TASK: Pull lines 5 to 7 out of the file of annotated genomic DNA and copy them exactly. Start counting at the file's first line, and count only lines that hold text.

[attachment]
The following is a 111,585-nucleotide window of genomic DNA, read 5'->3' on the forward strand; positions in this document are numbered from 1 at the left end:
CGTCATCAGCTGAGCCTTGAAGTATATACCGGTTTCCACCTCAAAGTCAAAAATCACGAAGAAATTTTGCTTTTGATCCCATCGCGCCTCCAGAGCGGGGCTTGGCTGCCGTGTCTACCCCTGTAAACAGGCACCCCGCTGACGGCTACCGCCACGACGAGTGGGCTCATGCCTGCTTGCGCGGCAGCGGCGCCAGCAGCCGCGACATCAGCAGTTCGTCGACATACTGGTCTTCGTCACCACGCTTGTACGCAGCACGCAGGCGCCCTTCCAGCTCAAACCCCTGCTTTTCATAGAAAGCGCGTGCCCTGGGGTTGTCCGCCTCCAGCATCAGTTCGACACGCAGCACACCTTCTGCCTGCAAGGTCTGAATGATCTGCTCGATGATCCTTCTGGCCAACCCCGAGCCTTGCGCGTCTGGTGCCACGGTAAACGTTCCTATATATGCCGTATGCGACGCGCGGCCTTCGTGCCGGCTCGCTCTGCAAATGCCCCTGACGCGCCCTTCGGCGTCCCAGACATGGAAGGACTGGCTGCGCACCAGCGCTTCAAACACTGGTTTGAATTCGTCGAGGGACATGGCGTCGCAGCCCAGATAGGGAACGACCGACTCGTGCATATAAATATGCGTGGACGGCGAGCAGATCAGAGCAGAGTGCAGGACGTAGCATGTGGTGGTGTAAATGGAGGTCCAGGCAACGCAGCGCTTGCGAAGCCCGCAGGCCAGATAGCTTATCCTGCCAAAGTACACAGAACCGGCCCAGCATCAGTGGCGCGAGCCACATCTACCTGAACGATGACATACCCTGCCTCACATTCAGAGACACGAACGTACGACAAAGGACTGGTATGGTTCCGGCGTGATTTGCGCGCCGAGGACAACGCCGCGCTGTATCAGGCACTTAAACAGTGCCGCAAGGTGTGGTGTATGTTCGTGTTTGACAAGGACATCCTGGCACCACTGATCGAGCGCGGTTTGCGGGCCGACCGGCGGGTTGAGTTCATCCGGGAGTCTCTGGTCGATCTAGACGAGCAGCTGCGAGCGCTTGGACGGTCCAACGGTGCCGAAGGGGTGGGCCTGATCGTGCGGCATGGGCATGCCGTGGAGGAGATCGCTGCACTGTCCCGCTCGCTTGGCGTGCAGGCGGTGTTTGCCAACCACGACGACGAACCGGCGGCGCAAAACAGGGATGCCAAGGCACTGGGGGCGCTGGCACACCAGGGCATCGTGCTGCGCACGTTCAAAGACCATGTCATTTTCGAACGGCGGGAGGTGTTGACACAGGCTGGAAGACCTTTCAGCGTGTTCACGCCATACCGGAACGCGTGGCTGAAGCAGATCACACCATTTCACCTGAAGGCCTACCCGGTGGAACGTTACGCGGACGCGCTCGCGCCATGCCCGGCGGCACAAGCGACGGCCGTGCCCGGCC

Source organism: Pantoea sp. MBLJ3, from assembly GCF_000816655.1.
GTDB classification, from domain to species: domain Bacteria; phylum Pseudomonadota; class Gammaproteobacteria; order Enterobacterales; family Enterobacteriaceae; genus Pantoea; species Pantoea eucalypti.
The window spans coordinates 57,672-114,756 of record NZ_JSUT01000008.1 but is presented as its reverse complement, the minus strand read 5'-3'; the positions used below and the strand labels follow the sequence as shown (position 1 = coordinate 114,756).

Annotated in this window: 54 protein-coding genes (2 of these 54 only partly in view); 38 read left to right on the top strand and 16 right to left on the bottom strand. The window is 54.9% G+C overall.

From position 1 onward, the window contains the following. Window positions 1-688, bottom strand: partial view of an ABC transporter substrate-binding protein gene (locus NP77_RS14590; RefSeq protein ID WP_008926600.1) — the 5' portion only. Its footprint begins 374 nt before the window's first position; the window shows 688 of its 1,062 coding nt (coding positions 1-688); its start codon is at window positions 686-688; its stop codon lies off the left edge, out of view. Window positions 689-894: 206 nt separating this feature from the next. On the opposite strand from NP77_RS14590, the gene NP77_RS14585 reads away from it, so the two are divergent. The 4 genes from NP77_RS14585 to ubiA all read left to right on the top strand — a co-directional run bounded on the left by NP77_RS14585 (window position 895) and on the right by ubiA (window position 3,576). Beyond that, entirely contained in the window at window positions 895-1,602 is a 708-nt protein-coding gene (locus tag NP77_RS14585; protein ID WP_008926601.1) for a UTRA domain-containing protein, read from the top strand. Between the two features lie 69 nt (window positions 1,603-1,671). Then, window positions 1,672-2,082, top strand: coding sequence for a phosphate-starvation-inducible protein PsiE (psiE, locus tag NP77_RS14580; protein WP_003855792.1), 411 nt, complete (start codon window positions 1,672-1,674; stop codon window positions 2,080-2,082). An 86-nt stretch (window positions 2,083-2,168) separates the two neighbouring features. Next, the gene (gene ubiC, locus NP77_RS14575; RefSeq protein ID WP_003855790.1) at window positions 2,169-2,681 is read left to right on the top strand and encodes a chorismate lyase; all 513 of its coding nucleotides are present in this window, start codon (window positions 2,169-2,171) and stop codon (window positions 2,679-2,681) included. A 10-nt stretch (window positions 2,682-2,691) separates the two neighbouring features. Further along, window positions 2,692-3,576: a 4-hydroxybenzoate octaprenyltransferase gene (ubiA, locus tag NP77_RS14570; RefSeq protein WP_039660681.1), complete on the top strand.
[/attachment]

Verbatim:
The window spans coordinates 57,672-114,756 of record NZ_JSUT01000008.1 but is presented as its reverse complement, the minus strand read 5'-3'; the positions used below and the strand labels follow the sequence as shown (position 1 = coordinate 114,756).

Annotated in this window: 54 protein-coding genes (2 of these 54 only partly in view); 38 read left to right on the top strand and 16 right to left on the bottom strand. The window is 54.9% G+C overall.

From position 1 onward, the window contains the following. Window positions 1-688, bottom strand: partial view of an ABC transporter substrate-binding protein gene (locus NP77_RS14590; RefSeq protein ID WP_008926600.1) — the 5' portion only. Its footprint begins 374 nt before the window's first position; the window shows 688 of its 1,062 coding nt (coding positions 1-688); its start codon is at window positions 686-688; its stop codon lies off the left edge, out of view. Window positions 689-894: 206 nt separating this feature from the next. On the opposite strand from NP77_RS14590, the gene NP77_RS14585 reads away from it, so the two are divergent. The 4 genes from NP77_RS14585 to ubiA all read left to right on the top strand — a co-directional run bounded on the left by NP77_RS14585 (window position 895) and on the right by ubiA (window position 3,576). Beyond that, entirely contained in the window at window positions 895-1,602 is a 708-nt protein-coding gene (locus tag NP77_RS14585; protein ID WP_008926601.1) for a UTRA domain-containing protein, read from the top strand. Between the two features lie 69 nt (window positions 1,603-1,671). Then, window positions 1,672-2,082, top strand: coding sequence for a phosphate-starvation-inducible protein PsiE (psiE, locus tag NP77_RS14580; protein WP_003855792.1), 411 nt, complete (start codon window positions 1,672-1,674; stop codon window positions 2,080-2,082). An 86-nt stretch (window positions 2,083-2,168) separates the two neighbouring features. Next, the gene (gene ubiC, locus NP77_RS14575; RefSeq protein ID WP_003855790.1) at window positions 2,169-2,681 is read left to right on the top strand and encodes a chorismate lyase; all 513 of its coding nucleotides are present in this window, start codon (window positions 2,169-2,171) and stop codon (window positions 2,679-2,681) included. A 10-nt stretch (window positions 2,682-2,691) separates the two neighbouring features. Further along, window positions 2,692-3,576: a 4-hydroxybenzoate octaprenyltransferase gene (ubiA, locus tag NP77_RS14570; RefSeq protein WP_039660681.1), complete on the top strand.